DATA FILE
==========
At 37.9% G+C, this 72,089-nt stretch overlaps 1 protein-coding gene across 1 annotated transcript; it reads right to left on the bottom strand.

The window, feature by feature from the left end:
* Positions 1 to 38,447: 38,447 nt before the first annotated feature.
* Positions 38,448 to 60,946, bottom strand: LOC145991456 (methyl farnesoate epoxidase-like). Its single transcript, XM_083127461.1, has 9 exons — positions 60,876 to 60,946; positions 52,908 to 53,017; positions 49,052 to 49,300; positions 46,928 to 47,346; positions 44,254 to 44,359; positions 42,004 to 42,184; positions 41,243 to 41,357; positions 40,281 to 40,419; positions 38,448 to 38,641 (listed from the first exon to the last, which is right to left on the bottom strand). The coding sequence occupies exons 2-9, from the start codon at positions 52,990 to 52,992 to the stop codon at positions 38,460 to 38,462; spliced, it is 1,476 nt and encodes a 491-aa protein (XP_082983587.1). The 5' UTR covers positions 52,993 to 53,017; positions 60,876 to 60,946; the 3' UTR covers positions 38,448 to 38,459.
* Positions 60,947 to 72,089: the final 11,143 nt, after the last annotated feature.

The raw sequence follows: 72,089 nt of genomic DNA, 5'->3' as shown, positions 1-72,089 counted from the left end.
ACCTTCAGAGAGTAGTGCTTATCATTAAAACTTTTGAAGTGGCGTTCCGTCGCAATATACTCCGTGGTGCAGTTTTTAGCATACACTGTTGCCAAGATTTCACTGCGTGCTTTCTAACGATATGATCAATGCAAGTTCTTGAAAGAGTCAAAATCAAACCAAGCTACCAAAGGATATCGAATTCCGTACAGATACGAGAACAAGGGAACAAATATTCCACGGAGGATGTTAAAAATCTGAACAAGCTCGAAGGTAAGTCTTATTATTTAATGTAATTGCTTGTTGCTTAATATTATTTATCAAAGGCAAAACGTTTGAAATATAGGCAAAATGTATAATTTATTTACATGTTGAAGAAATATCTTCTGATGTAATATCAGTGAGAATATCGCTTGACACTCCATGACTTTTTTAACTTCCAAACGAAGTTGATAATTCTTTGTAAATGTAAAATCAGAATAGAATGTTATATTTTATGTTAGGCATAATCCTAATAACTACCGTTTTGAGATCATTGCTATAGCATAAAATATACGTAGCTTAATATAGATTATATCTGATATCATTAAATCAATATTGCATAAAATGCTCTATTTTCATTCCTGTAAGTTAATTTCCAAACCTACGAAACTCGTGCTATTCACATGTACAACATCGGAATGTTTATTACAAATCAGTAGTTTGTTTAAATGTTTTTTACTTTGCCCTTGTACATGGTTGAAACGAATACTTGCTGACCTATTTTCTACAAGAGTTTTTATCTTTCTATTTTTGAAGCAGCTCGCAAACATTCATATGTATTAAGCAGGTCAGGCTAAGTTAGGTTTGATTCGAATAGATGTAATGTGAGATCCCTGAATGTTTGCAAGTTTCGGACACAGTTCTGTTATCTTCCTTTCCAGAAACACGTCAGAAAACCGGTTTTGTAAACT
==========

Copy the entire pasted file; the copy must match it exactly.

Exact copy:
At 37.9% G+C, this 72,089-nt stretch overlaps 1 protein-coding gene across 1 annotated transcript; it reads right to left on the bottom strand.

The window, feature by feature from the left end:
* Positions 1 to 38,447: 38,447 nt before the first annotated feature.
* Positions 38,448 to 60,946, bottom strand: LOC145991456 (methyl farnesoate epoxidase-like). Its single transcript, XM_083127461.1, has 9 exons — positions 60,876 to 60,946; positions 52,908 to 53,017; positions 49,052 to 49,300; positions 46,928 to 47,346; positions 44,254 to 44,359; positions 42,004 to 42,184; positions 41,243 to 41,357; positions 40,281 to 40,419; positions 38,448 to 38,641 (listed from the first exon to the last, which is right to left on the bottom strand). The coding sequence occupies exons 2-9, from the start codon at positions 52,990 to 52,992 to the stop codon at positions 38,460 to 38,462; spliced, it is 1,476 nt and encodes a 491-aa protein (XP_082983587.1). The 5' UTR covers positions 52,993 to 53,017; positions 60,876 to 60,946; the 3' UTR covers positions 38,448 to 38,459.
* Positions 60,947 to 72,089: the final 11,143 nt, after the last annotated feature.

The raw sequence follows: 72,089 nt of genomic DNA, 5'->3' as shown, positions 1-72,089 counted from the left end.
ACCTTCAGAGAGTAGTGCTTATCATTAAAACTTTTGAAGTGGCGTTCCGTCGCAATATACTCCGTGGTGCAGTTTTTAGCATACACTGTTGCCAAGATTTCACTGCGTGCTTTCTAACGATATGATCAATGCAAGTTCTTGAAAGAGTCAAAATCAAACCAAGCTACCAAAGGATATCGAATTCCGTACAGATACGAGAACAAGGGAACAAATATTCCACGGAGGATGTTAAAAATCTGAACAAGCTCGAAGGTAAGTCTTATTATTTAATGTAATTGCTTGTTGCTTAATATTATTTATCAAAGGCAAAACGTTTGAAATATAGGCAAAATGTATAATTTATTTACATGTTGAAGAAATATCTTCTGATGTAATATCAGTGAGAATATCGCTTGACACTCCATGACTTTTTTAACTTCCAAACGAAGTTGATAATTCTTTGTAAATGTAAAATCAGAATAGAATGTTATATTTTATGTTAGGCATAATCCTAATAACTACCGTTTTGAGATCATTGCTATAGCATAAAATATACGTAGCTTAATATAGATTATATCTGATATCATTAAATCAATATTGCATAAAATGCTCTATTTTCATTCCTGTAAGTTAATTTCCAAACCTACGAAACTCGTGCTATTCACATGTACAACATCGGAATGTTTATTACAAATCAGTAGTTTGTTTAAATGTTTTTTACTTTGCCCTTGTACATGGTTGAAACGAATACTTGCTGACCTATTTTCTACAAGAGTTTTTATCTTTCTATTTTTGAAGCAGCTCGCAAACATTCATATGTATTAAGCAGGTCAGGCTAAGTTAGGTTTGATTCGAATAGATGTAATGTGAGATCCCTGAATGTTTGCAAGTTTCGGACACAGTTCTGTTATCTTCCTTTCCAGAAACACGTCAGAAAACCGGTTTTGTAAACT